DGA: Award nods for Allen, Scorsese

When it comes to the Directors Guild of America nominations, The Artist and Hugo lead the pack.

Afp January 10, 2012


French director Michel Hazanavicius won another nod for his silent movie The Artist, joining Woody Allen and Martin Scorsese among nominees for Directors Guild of America (DGA) best film.

Social Network director David Fincher earned his third DGA nomination — seen as a key indicator for Oscars glory — for The Girl with the Dragon Tattoo, while Alexander Payne got his nod for The Descendants.

Veteran US film-makers Allen and Scorsese — both DGA Lifetime Achievement Award winners — won nominations for Midnight in Paris and Hugo respectively.

It is Allen’s fifth DGA nomination, and Scorsese’s ninth. The DGA nomination is the first for Hazanavicius, whose black and white tribute to the silent movie era is leading the pack for Golden Globes with six nominations.

Since 1948 only six winners of the DGA feature film award have failed to go on to win best director at the Oscars, the climax of Hollywood’s annual awards season.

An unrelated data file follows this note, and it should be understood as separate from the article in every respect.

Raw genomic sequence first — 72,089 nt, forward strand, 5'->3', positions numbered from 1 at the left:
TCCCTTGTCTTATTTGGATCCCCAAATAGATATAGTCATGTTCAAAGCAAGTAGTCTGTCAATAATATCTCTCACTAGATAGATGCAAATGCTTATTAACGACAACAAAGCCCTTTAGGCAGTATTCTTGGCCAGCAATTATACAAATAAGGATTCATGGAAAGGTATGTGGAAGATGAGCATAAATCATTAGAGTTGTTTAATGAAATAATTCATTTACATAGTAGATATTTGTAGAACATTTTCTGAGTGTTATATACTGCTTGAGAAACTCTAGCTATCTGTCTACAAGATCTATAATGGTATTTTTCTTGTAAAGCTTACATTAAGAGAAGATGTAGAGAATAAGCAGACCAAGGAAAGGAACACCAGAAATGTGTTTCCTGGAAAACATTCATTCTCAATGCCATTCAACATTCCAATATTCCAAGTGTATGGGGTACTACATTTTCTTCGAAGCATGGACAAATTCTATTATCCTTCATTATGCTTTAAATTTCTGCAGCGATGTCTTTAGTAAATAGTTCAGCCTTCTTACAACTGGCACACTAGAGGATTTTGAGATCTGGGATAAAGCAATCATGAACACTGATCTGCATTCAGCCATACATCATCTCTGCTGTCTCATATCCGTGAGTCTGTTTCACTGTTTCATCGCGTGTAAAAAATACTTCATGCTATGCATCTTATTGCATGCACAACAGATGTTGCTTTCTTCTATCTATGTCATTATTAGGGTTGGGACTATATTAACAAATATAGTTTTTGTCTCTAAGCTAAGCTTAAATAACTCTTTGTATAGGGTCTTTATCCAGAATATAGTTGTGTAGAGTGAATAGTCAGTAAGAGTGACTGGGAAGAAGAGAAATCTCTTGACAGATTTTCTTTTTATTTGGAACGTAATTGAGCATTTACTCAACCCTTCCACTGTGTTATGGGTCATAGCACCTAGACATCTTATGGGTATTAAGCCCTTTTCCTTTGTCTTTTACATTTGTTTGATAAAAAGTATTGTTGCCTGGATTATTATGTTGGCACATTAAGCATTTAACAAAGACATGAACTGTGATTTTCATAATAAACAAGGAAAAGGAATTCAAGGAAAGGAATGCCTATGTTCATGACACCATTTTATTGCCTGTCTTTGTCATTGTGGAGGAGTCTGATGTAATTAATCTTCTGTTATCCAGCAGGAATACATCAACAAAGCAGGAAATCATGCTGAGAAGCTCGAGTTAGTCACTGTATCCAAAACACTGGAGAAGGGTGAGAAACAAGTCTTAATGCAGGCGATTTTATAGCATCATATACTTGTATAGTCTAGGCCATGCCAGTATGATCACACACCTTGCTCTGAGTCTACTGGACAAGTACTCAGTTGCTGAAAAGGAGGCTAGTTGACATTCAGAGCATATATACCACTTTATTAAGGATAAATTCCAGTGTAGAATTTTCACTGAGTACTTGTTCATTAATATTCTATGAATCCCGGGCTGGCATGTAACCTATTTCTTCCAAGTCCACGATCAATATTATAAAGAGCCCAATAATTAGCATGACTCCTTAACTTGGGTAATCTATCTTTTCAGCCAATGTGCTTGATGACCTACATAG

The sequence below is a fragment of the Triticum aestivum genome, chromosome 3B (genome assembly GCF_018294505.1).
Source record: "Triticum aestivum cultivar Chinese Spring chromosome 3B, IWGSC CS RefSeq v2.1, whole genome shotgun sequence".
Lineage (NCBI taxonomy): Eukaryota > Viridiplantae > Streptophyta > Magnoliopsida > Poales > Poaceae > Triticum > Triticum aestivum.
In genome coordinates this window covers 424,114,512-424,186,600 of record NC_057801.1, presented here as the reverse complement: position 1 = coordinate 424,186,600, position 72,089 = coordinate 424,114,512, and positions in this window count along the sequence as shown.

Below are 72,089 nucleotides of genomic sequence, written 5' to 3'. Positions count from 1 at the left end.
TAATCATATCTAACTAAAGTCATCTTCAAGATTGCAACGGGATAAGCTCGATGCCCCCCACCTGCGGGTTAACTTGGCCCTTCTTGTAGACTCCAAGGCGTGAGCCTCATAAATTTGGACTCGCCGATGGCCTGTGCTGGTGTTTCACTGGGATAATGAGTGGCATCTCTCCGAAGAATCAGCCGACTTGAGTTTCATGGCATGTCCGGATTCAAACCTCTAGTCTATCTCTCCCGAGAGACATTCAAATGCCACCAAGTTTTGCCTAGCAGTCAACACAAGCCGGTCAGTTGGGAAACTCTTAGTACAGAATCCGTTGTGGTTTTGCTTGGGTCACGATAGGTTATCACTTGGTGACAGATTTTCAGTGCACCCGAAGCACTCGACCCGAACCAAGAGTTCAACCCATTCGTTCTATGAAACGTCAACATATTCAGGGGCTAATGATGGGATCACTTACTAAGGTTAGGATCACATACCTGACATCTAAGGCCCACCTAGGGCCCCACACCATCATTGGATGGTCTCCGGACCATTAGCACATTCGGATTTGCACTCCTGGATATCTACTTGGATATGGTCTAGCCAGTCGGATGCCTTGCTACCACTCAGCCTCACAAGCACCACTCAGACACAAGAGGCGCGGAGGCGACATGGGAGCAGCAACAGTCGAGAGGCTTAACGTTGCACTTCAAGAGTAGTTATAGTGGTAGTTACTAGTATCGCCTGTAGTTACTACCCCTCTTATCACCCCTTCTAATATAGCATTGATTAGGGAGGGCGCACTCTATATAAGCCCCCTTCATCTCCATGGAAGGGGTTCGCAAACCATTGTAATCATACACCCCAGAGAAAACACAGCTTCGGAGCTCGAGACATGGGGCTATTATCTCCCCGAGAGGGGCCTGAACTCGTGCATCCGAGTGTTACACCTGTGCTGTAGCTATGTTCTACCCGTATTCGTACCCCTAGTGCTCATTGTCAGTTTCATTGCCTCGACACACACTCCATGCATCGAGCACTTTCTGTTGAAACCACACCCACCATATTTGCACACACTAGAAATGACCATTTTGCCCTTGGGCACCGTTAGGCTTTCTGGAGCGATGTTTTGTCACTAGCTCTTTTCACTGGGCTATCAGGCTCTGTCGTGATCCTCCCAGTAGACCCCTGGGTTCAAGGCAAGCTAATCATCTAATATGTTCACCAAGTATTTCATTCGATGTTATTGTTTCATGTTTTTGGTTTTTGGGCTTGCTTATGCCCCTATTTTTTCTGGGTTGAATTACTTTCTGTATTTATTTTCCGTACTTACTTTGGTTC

The directors’ awards will be presented on January 28 — four days after the Academy Award nominations are announced, ahead of the Oscars show on February 26.

Allen won the DGA best film Award in 1977 for Annie Hall. Fincher was nominated for the DGA prize in 2011 for Facebook movie The Social Network, which ended up being beaten by The King’s Speech at the Oscars.

Scorsese won the DGA award in 2006 for The Departed, but has also been nominated for Taxi Driver, Raging Bull, Goodfellas, The Age of Innocence, Gangs of New York and The Aviator

Published in The Express Tribune, January 11th, 2012.

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Khan Manka | 8 years ago | Reply | Recommend

What a dismal year for movies! And, may I add, the DGA and Producers Guild can suck it...


... they have no idea what makes a good movie. I'm not sure what gets the industry out of this horrible cycle we are in. Perhaps we need to clean out the young and let the old people run it like in the Golden Age of moguls. Too many number crunchers, not enough gut.

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